There are many methods to write with the brush. One can copy great masters or one can rely on an innocent and naive mind to achieve freshness. In the Zen school of calligraphy, one of the great achievements of Japanese art, there is no one true method, actually a "no-method." The person writing must think of each stroke of the brush or pen as his or her last one ever and thus the most important effort ever made. It must convey all the power and emotion one possesses. The raku-shitsu, or the moment when the brush first touches the paper, reveals the state of mind of the calligrapher.

One of the most difficult characters to draw well is the simple, fundamental horizontal stroke signifying the number one. According to John Stevens, an American Buddhist priest, Aikido teacher, and scholar of sacred calligraphy who lives in Japan, beginners should spend three years concentrating on this stroke.

Brush, paper, inkstick, and inkstone are the four elements of calligraphy. Brushes are flexible, rounded, and conical, and come in many sizes. Paper, inksticks, and inkstones also vary greatly. All four elements are prized by collectors and practitioners in Asia and have been highly valued for hundreds of years.

It takes much control and practice to produce a good stroke. Preparation is essential. An old-fashioned method is the grinding of the inkstone with water to produce the ink. This is a repetitive, time-consuming process until the pool in the bottom of the inkstone becomes jet-black and appropriate to use in writing. This is a time when the person to write focuses his or her mind and banishes such thoughts as trying to produce a good character.

When I was a teacher in the Yamagata Prefecture junior high school system of Tsuruoka City, I would watch Japanese school children practice calligraphy. At some point in the year contests are held among the forty or so members of each class to determine who wins the highest prize for the best work. All work of the class is then displayed in school rooms or hallways, forming a veritable corridor of written characters on rice paper. The best in the school is frequently hung in the visitor's or principal's room as an honor. In some cases, students who excel or who are able at calligraphy in school do not pursue the art any further. The freshness, vigor, and idealness of the writing of a twelve or fifteen year old may thus represent the peak of his of her calligraphic ability in life. Only a few continue in this life-long discipline. Distractions such as television or attractions of computers and computer games or other concerns beyond the classroom take precedence.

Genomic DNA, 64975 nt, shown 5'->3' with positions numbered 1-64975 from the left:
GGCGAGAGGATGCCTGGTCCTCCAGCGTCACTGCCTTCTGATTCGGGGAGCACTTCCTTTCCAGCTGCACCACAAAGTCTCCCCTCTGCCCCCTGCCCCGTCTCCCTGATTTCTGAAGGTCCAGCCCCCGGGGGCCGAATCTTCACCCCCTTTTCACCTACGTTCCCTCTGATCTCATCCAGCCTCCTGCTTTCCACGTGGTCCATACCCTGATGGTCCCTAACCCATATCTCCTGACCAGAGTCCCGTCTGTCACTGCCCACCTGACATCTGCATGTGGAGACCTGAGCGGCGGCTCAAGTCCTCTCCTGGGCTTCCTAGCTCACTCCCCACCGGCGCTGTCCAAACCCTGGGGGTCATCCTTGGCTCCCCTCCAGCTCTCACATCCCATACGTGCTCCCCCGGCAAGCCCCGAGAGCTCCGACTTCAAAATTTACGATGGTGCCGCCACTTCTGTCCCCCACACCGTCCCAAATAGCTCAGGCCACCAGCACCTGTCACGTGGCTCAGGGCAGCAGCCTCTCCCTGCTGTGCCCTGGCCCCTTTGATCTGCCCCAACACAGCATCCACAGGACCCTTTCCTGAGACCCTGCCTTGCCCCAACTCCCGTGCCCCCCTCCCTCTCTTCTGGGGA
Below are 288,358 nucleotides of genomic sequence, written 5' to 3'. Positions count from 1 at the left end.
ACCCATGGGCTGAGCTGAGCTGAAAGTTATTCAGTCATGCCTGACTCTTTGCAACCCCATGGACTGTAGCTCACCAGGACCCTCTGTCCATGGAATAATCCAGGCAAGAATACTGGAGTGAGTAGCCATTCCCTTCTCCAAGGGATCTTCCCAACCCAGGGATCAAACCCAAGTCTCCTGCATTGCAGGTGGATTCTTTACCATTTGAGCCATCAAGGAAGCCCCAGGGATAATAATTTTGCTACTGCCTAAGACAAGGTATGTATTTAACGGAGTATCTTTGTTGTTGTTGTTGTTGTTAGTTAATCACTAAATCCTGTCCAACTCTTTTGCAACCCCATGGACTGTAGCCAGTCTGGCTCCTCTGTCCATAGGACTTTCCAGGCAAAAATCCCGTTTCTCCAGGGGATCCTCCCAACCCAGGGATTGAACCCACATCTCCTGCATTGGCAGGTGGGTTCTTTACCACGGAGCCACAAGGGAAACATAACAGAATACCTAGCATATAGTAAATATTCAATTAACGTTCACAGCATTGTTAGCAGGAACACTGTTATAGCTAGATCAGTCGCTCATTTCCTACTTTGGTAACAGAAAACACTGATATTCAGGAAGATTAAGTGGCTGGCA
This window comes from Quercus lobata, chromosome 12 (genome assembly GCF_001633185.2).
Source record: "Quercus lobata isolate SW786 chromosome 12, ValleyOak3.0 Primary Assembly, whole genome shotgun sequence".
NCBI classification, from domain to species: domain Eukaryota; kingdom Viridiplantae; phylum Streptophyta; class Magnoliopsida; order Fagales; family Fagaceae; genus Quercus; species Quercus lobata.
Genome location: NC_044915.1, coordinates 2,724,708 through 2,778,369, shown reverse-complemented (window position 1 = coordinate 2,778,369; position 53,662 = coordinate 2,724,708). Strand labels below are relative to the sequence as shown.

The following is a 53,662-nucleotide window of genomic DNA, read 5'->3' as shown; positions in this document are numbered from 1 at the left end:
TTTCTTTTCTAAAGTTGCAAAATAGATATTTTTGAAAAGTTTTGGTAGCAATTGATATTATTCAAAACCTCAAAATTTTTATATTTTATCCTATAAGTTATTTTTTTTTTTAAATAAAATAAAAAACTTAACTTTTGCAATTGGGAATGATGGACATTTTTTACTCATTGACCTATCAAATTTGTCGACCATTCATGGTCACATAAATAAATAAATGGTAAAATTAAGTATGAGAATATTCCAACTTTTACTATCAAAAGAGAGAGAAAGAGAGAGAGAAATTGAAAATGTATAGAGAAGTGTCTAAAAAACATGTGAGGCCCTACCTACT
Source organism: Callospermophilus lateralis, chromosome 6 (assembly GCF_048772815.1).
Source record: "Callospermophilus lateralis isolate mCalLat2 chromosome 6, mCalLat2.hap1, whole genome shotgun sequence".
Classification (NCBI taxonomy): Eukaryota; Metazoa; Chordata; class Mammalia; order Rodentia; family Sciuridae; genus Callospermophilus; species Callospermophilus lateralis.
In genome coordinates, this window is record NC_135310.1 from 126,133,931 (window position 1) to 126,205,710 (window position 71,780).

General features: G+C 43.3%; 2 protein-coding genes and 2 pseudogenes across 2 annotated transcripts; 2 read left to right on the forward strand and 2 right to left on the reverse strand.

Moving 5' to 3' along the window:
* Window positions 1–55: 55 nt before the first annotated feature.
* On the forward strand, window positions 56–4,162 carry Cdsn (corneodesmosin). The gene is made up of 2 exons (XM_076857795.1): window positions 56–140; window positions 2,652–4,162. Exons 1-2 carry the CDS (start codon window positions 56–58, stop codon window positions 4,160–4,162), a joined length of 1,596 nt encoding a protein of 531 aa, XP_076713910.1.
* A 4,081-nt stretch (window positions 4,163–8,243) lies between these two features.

I remember one Japanese man in Tsuruoka, a well-known architect, who had a hanging scroll of calligraphy from high school displayed in his house. He was very much a modern person, had designed many Western-style buildings and had sent his daughter to the United States to study, but he told me he could never again equal the vigor and purity of the characters he had brushed at age seventeen, and kept them hanging for inspiration. This attitude shows how much calligraphy can mean even to a Japanese businessman familiar with rough and tumble transactions and the latest technological advances.

Japanese students know that how the brush is held, how the ink flows via the artist's heart, body, hand and brush onto the paper, and the overall impression of the finished product (its continuity, proper composition, and integrity) are all essential to appreciation and understanding. When a student writes a piece of calligraphy, perhaps with advice of the teacher, he or she chooses the word or words to be written, such as "world peace," "study of the stars," "clear voice," or "the heart of nature is in rivers and mountains." Then the student attempts to write accurately, and with his or her feeling, the appropriate words.

As simple a word as "rice," or "persimmon," "fishing," "dream," or even just "morning is appropriate for young children or skilled masters both to attempt. Calligraphy can be complex, swift, and vigorous, showing sophistication, talent, and energy, or, on the other hand a skilled master calligrapher may aim to create off-center, seemingly childlike characters that have a naivete and innocence. "Unbalanced balance" is a term that the calligraphy master Wang Fangyu liked to use to describe his own work.